(c) the information at issue is provided by another information content provider. Gentry v. eBay, Inc. (2002) 99 Cal.App.4th 816, 830.
In considering the first element (whether the employer was a provider or user of an interactive computer service), the court ruled the question a matter of first impression. In its judgment, the court specifically held: “We are aware of no case that has held that a corporate employer is a provider of interactive computer services under circumstances such as those presented here. But several commentators have opined that an employer that provides its employees with Internet access through the company’s internal computer system is among the class of parties potentially immune under the CDA.” Delfino, 145 Cal.App.4th at 805.
Prior courts had interpreted the term “interactive computer service” broadly in their own decisions and rulings. (For example, in Batzel v. Smith (9th Cir. 2003) 333 F.3d 1018, 1030, fn. 15, cert. den. (2004) 541 U.S. 1085), the court held that the employer was a “provider of interactive computer services” under the CDA. Id. At 806.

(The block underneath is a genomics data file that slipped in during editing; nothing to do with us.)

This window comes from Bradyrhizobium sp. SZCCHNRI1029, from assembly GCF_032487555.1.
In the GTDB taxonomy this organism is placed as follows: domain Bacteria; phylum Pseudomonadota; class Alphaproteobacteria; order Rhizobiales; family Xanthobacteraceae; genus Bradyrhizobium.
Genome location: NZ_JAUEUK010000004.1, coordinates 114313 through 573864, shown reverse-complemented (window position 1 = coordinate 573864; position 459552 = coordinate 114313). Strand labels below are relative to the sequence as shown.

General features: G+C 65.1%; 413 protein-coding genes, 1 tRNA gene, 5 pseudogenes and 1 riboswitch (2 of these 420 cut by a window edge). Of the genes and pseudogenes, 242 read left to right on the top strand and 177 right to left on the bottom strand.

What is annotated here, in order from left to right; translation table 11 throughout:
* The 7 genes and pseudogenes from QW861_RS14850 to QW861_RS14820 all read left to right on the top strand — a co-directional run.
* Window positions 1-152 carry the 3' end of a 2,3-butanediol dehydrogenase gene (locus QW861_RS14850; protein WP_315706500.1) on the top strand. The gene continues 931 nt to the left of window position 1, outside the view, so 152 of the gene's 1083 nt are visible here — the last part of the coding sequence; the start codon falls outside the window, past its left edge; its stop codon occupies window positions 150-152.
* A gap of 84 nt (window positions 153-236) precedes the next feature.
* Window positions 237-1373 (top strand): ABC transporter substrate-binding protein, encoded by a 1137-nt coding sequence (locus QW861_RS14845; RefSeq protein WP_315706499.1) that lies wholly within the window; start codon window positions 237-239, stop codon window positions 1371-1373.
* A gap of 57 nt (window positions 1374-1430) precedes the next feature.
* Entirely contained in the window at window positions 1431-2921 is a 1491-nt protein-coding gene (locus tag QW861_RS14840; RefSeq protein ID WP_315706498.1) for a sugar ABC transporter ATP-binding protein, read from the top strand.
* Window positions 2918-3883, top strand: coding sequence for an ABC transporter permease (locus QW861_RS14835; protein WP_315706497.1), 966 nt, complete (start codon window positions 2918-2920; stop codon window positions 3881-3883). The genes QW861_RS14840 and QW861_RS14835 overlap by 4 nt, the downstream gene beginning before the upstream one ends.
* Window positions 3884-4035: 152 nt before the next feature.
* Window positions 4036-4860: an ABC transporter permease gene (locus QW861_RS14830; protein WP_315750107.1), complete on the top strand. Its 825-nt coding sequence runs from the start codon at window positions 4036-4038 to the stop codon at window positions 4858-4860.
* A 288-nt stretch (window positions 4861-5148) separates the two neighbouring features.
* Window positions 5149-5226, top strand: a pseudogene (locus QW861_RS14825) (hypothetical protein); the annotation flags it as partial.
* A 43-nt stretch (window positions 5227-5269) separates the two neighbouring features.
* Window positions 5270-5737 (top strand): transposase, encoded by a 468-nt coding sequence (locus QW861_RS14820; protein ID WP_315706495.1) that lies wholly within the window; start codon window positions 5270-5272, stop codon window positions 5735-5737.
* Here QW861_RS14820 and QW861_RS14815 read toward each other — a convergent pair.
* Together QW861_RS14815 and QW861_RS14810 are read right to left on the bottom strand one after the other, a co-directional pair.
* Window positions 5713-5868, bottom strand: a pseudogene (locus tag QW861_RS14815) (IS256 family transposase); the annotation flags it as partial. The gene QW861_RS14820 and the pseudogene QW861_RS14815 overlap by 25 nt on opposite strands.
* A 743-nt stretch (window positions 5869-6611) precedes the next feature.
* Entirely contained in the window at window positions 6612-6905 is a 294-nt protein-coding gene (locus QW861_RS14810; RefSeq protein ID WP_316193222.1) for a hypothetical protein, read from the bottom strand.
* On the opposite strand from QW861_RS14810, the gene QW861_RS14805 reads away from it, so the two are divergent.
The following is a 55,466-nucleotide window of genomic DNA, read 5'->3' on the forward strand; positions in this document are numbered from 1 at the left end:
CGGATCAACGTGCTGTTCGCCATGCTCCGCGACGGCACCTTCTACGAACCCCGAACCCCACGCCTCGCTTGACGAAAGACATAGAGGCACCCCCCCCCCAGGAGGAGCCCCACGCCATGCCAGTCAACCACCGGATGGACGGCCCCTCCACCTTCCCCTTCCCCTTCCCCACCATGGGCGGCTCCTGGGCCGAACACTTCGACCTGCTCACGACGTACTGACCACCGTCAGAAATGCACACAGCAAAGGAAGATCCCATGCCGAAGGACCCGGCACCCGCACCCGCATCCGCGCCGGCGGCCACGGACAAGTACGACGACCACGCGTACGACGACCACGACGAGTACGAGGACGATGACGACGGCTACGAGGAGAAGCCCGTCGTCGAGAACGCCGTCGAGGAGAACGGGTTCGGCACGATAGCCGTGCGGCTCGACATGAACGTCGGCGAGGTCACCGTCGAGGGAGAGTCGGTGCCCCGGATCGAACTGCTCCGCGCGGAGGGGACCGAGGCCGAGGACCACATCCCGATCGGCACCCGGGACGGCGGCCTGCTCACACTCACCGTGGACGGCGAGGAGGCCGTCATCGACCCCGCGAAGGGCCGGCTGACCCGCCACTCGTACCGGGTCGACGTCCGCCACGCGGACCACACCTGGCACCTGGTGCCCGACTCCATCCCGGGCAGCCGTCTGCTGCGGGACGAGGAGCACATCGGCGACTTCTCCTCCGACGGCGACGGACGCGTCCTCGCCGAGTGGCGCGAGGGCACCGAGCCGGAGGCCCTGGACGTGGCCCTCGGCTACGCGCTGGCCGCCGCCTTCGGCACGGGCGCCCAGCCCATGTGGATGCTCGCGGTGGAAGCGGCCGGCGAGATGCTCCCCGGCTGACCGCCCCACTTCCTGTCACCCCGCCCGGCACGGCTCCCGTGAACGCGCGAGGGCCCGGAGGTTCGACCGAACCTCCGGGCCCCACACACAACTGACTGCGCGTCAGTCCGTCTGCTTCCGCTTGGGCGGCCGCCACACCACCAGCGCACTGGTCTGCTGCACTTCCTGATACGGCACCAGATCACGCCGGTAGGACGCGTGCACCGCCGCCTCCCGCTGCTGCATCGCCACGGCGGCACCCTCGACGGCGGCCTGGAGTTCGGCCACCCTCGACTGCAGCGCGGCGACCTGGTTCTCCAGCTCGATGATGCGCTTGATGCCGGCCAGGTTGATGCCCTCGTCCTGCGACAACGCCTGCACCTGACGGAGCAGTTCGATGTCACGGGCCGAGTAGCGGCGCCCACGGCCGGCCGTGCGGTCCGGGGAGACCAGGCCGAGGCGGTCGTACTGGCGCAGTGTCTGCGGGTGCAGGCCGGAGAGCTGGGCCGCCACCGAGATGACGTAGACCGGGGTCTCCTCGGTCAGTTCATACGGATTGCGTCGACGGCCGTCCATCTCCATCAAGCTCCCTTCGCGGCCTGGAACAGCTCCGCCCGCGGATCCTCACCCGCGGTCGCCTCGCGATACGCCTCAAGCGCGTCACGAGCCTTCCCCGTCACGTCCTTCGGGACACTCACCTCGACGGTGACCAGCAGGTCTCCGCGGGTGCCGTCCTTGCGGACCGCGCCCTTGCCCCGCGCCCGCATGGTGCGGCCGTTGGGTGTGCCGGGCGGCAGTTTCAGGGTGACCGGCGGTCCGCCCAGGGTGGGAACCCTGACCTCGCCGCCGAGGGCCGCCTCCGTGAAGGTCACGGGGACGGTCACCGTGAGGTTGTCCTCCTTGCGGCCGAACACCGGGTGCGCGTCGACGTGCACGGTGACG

Considering the second element of the test, (whether the cause of action treated the defendant as a publisher or speaker of information), the court found that plaintiffs, in alleging that the employer was liable for the employee’s cyber threats, sought to treat the employer “as a publisher or speaker” of those messages. (sec. 230(c)(1).) Id.
On the last element of the test, (whether the information at issue was provided by another information content provider), there was no dispute that the employee was the party who had authored the offensive e-mails and postings. Moreover, there was no evidence that the employer played any role at all in “the creation or development” of these threatening and offensive messages and postings. Id. at 807-08.
In the end, the court concluded that the employer satisfied all three of the elements necessary to establish immunity under the CDA. Therefore, the court of appeal did affirm the trial court’s grant of summary judgment in favor of the employer. The court of appeals agreed that the grant of immunity under the CDA was proper pursuant to the terms and conditions of that law.
In its decision, the court also noted that, even if plaintiffs’ claims had not been barred under section 230(c)(1), granting summary judgment to the employer was nonetheless proper. The court reached this conclusion because plaintiffs failed to establish a prima facie case on their claims against the employer. Id. at 808. In this regard, the court specifically held that there was no indication that the employer ratified in any manner the employee’s conduct, and that the employer could not be liable under theory of respondeat superior. Id. at 810-12. In addition, there was not even any evidence that the employer was even aware of the employee’s conduct. Id. at 815.